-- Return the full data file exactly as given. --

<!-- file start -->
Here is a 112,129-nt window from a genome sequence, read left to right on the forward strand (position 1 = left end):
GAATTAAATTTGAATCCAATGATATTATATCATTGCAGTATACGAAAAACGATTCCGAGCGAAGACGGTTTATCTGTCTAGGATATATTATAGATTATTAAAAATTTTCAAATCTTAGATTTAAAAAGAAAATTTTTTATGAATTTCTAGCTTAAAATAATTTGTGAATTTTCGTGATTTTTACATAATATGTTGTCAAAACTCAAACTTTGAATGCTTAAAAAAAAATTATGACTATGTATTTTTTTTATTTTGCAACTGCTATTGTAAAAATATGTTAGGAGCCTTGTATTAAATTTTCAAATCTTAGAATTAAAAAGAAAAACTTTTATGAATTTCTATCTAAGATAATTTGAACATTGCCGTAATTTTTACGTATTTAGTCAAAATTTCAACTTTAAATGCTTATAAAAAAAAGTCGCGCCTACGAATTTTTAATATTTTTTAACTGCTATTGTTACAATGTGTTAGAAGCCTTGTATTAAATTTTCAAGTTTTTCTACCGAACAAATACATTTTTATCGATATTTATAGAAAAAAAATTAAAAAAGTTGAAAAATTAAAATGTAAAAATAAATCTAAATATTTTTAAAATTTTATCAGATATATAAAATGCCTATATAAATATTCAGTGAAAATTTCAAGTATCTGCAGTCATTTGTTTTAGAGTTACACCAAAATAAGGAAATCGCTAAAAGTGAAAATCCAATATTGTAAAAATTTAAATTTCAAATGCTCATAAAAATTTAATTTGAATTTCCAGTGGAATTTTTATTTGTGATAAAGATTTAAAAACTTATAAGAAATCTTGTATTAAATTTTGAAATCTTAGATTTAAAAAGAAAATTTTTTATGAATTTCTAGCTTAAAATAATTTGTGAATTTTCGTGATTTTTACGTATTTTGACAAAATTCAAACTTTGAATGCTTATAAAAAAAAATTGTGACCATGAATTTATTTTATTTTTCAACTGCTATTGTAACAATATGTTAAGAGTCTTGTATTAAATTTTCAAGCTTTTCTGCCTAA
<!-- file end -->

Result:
Here is a 112,129-nt window from a genome sequence, read left to right on the forward strand (position 1 = left end):
GAATTAAATTTGAATCCAATGATATTATATCATTGCAGTATACGAAAAACGATTCCGAGCGAAGACGGTTTATCTGTCTAGGATATATTATAGATTATTAAAAATTTTCAAATCTTAGATTTAAAAAGAAAATTTTTTATGAATTTCTAGCTTAAAATAATTTGTGAATTTTCGTGATTTTTACATAATATGTTGTCAAAACTCAAACTTTGAATGCTTAAAAAAAAATTATGACTATGTATTTTTTTTATTTTGCAACTGCTATTGTAAAAATATGTTAGGAGCCTTGTATTAAATTTTCAAATCTTAGAATTAAAAAGAAAAACTTTTATGAATTTCTATCTAAGATAATTTGAACATTGCCGTAATTTTTACGTATTTAGTCAAAATTTCAACTTTAAATGCTTATAAAAAAAAGTCGCGCCTACGAATTTTTAATATTTTTTAACTGCTATTGTTACAATGTGTTAGAAGCCTTGTATTAAATTTTCAAGTTTTTCTACCGAACAAATACATTTTTATCGATATTTATAGAAAAAAAATTAAAAAAGTTGAAAAATTAAAATGTAAAAATAAATCTAAATATTTTTAAAATTTTATCAGATATATAAAATGCCTATATAAATATTCAGTGAAAATTTCAAGTATCTGCAGTCATTTGTTTTAGAGTTACACCAAAATAAGGAAATCGCTAAAAGTGAAAATCCAATATTGTAAAAATTTAAATTTCAAATGCTCATAAAAATTTAATTTGAATTTCCAGTGGAATTTTTATTTGTGATAAAGATTTAAAAACTTATAAGAAATCTTGTATTAAATTTTGAAATCTTAGATTTAAAAAGAAAATTTTTTATGAATTTCTAGCTTAAAATAATTTGTGAATTTTCGTGATTTTTACGTATTTTGACAAAATTCAAACTTTGAATGCTTATAAAAAAAAATTGTGACCATGAATTTATTTTATTTTTCAACTGCTATTGTAACAATATGTTAAGAGTCTTGTATTAAATTTTCAAGCTTTTCTGCCTAA